ETA April 2015: At the time I accepted/read the book and wrote the review, I didn’t know Jen Frederick was also Jane Litte from Dear Author. No Jen Frederick books have been reviewed by me, anywhere, since I became aware of this and, given my existing relationship with Jane, I will not be reviewing any more of her books. I will continue to update my personal Goodreads account with all the books I read as per usual but, consistent with my review policy, there won’t be further formal reviews of Jen Frederick’s work.
What it’s about: (from Goodreads) I thought I needed only one thing in my life–the money and power to crush one man. But the moment I laid eyes on Victoria Corielli, my thirst for revenge was replaced by my craving for her.
No rule would keep me away; no obstacle too large to overcome. Not her will, not our differing social positions, not my infamous past. When she lost everything, I helped her pick up the pieces. When she trusted me with everything, she sealed her fate.
I’ve convinced Victoria she can put her heart in my hands. Now I have to protect it–from her shady stepfather and my business rivals, from enemies known and hidden. I’ll do anything to keep her. And I might have to prove it, because now Victoria”s risking more than her heart to be with me; she’s risking her life.
What worked for me (and what didn’t): After finishing Losing Control earlier this year, I was looking forward to the second and final part of the story, especially because I heard it was from Ian’s POV. (The book does have some sections from Tiny’s perspective but most of it is from Ian’s.) However there were times I felt a bit “be careful what you wish for”. It was apparent from the first book that Ian Kerr is a very alpha billionaire who goes after what he wants and always gets it. Being in Tiny’s perspective made his alpha-ness a little easier to take. There were some occasions in this book where he crossed the line from commanding/demanding to creeper.
There were some things Ian thought that I really didn’t want to know.
Seeing the lace and silk and satin that I‘ve bought on her golden skin is as pleasurable as anything I‘ve ever done. The cloth that covers her cunt and the ties that bind her breasts are all chosen by me, hand-picked and purchased. When her arousal wets the fabric between her legs, that’s fabric that I’ve bought. She belongs to me.
Soon everything she wears will be purchased by my money. It’s a crass sense of ownership I’m seeking. Fleeting too. She could leave me and take everything with her or leave it all behind, but for now, it thrills me to know that every part of her intimate, secret body is touched by something I’ve paid for.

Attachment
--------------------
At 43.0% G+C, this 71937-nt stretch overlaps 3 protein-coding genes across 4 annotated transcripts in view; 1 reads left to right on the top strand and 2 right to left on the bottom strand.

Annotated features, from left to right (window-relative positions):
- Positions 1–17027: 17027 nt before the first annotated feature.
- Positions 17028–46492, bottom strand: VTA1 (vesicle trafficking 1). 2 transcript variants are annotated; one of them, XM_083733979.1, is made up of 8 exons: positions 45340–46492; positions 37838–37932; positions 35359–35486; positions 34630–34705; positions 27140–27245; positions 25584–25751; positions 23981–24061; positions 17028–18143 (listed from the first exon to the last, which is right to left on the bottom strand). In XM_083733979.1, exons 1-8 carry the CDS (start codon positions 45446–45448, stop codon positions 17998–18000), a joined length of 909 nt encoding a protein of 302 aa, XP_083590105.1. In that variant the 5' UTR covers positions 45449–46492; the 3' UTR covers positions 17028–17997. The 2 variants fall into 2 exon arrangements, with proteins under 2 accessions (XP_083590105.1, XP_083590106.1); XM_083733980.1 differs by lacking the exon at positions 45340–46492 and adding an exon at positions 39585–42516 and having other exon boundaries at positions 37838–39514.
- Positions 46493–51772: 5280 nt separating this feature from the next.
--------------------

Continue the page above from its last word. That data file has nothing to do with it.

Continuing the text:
To his credit (?) he does realise when he’s crossing the line and for the most part he doesn’t say that stuff out loud, which is good. However, to be honest, there were some things I wish he’d not even thought.
There is a lot of sex in the book. The sex scenes are all well written and very hot but I confess after a while they seemed to get in the way of the story for me and I found myself getting impatient with it.
At the end of the first book, I could have sworn Ian asked Tiny to marry him and she said yes but it seems that scene was re-cast a bit because they don’t start this book believing they’re engaged. Which I thought was odd.
I felt like there was less story in this book. Basically, in this one, Tiny is getting over the death of her mother (something that will take a long time and will never be completely over anyway) and Ian is finalising his revenge on Richard Howe. And there is some sequel bait for other heroes – Kaga is in love with Jake’s little sister so things could get interesting there. And it looks like things are shaking up for Steve as well. (I was very grateful there were no “sheilas” in this book.)
What was good was, when Ian wasn’t being a creeper, his devotion to Tiny was obvious. He will never stray from her because his interest in other women is absolutely zero. There is no-one more important to Ian than Tiny and, let’s face it, that is the fantasy of a lot of women (and probably men too) right there. Ian will drop anything for Tiny. Nothing is more important than her happiness and comfort. It’s an attractive proposition. Even though I said that Ian can be a bit creepy, he does recognise that he can’t get away with acting the Neanderthal and that Tiny will pull him up on it if he crosses the line. He never thinks of her as a pushover, which I appreciated.
I liked the progression for Tiny in terms of her career aspirations and it was nice to see her reconnecting with her BFF Sarah.
I enjoyed the story but overall, thought it was a little thin plotwise and not quite as enjoyable as the first instalment of the series. Still, the writing voice was very engaging and I can’t say I wasn’t entertained, because I was.